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The opioid epidemic has morphed over the years from prescription overdoses in the 1990s to a rise of heroin overdoses around 2010 to, since 2013-14, a fast rise in opioid deaths from synthetic opioids such as fentanyl and manufacturers encouraging MDs to over-prescribe to patients.
As the epidemic is addressed state by state and at the U.S. government level, experts continue to attempt to wrap their arms around the numbers to find out the extent of reporting of opioid deaths and in what direction the numbers are trending.
“Sadly, opioids have now claimed more American lives than the battlefields of both World Wars combined,” said Richard Weisler, MD, in 2020 speaking to the Psychiatry & Behavioral Health Learning Network. “The United States suffered 53,402 deaths in World War I and another 291,557 in World War II, for a total of 344,959 lives lost in battle in both wars. That is more than 5,000 fewer deaths than the opioid epidemic’s projected death toll in the United States at the end of 2017.”
Florida is a case in point where the numbers are not synching with the national averages.
Researchers at the University of South Florida studied overdose deaths from opioids between 2008-17 and determined that approximately one-third of all overdose deaths were not included in government reporting. Another 3,000 deaths caused by cocaine usage were also not included, nor were the potential deaths from heroin use.
Medical examiners in Florida can take weeks or even months to determine the cause of death and the drugs involved. what drugs might have been involved. Contrast this with the U.S. Centers for Disease Control and Prevention’s Multiple Cause of Death (MCOD), which collects data at the time of death, when the cause may be unclear, resulting in some deaths caused by drug overdose to be underreported.
“The CDC data are widely reported in the news and referenced by politicians, which is problematic since those estimates significantly undercount the true scope of the epidemic for specific drugs,” says Troy Quast, a Ph.D. professor at the USF College of Public Health, who found that the MCOD database underreported deaths caused by benzodiazepines by 45% and amphetamines by 17%. “The rate of underreporting for all overdose deaths in Florida is near the national average, so the problem is not the state.”
Federal statistics seem to be impacted also by underreporting.
“This is something that needs to be addressed and soon,” says Mike Carberry, DC. “Without knowing the true numbers, working to find an actual solution to the problem and scale it up to help people nationwide would be unlikely, if not impossible.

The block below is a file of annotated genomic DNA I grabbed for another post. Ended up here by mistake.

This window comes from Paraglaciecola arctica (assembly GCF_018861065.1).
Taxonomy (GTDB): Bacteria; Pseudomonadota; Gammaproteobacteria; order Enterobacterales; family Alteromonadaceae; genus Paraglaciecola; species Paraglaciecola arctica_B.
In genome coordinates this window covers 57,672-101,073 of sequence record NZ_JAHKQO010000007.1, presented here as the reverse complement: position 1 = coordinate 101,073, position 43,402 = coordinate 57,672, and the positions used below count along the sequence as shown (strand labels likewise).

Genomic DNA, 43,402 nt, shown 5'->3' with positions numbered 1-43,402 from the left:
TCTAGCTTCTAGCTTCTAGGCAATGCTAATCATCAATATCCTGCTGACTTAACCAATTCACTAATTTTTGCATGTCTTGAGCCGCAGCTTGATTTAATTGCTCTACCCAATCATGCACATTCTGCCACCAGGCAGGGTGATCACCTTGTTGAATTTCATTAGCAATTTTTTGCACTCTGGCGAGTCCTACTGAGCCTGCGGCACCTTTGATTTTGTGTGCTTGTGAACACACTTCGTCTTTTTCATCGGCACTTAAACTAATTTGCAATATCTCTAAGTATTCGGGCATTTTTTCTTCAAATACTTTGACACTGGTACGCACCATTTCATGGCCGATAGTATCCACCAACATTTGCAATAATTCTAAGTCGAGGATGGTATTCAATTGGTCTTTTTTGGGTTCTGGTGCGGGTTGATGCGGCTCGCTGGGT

Allowing for faster toxicology reporting and holding off on the data for opioid deaths so they’re only recorded after the toxicology reports have come back are two steps that would have an immediate impact. This way, the state can know for sure how many people have died as a result of opioids and other drugs, and in what proportion.”
States and reporting
“As has widely been discussed, overdoses involving opioids are undercounted,” writes Alex Cohen, PhD and director of learning and evaluation for the Richard M. Fairbanks Foundation. “Drug overdoses involving opioids were responsible for almost 400,000 deaths from 1999-2017 in the United States…These figures have prompted the federal government to appropriate nearly $11 billion in fiscal years 2017 and 2018 to address the opioid epidemic.”
Cohen found that states with the lowest federal opioid funding, relative to their share of reported opioid-involved overdose deaths, missed out on anywhere from $137-413 million each due to underreporting of deaths.
“There is a substantial mismatch between states’ shares of federal opioid funding and their shares of opioid-related overdose deaths,” Cohen concluded in the 2019 study Comparison of State Share of Federal Opioid Funding to State Share of Opioid-Involved Overdose Deaths.
The issue’s true scope
More than 130 people die on a daily basis from opioids. With more than 2 million prescriptions for highly-addictive opioids, the epidemic remains at a critical juncture.
Pharmaceutical companies over the past year have been sued or lost cases for hundreds of millions and even over a billion dollars. Documented are the less-than-ethical marketing and distribution practices used to create the epidemic and the billions reaped in profits. Data revealed that Walgreens alone provided more than 1.5 billion opioid pills purchased by customers.
Pharmaceutical companies promised the drugs were not addictive, but are now spending much of their time in court defending the crisis they created. The long-running opioid crisis is far from over, but progress has been made in decreasing the number of opioid prescriptions by MDs and first looking for non-drug pain treatment alternatives.
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About the author
Mike Carberry, DC founded Advanced Medical Integration along with his wife, Coleen Carberry, PT. Dr. Carberry is a nationally renown speaker on the topics of business, ethics, chiropractic philosophy, and functional rehabilitation.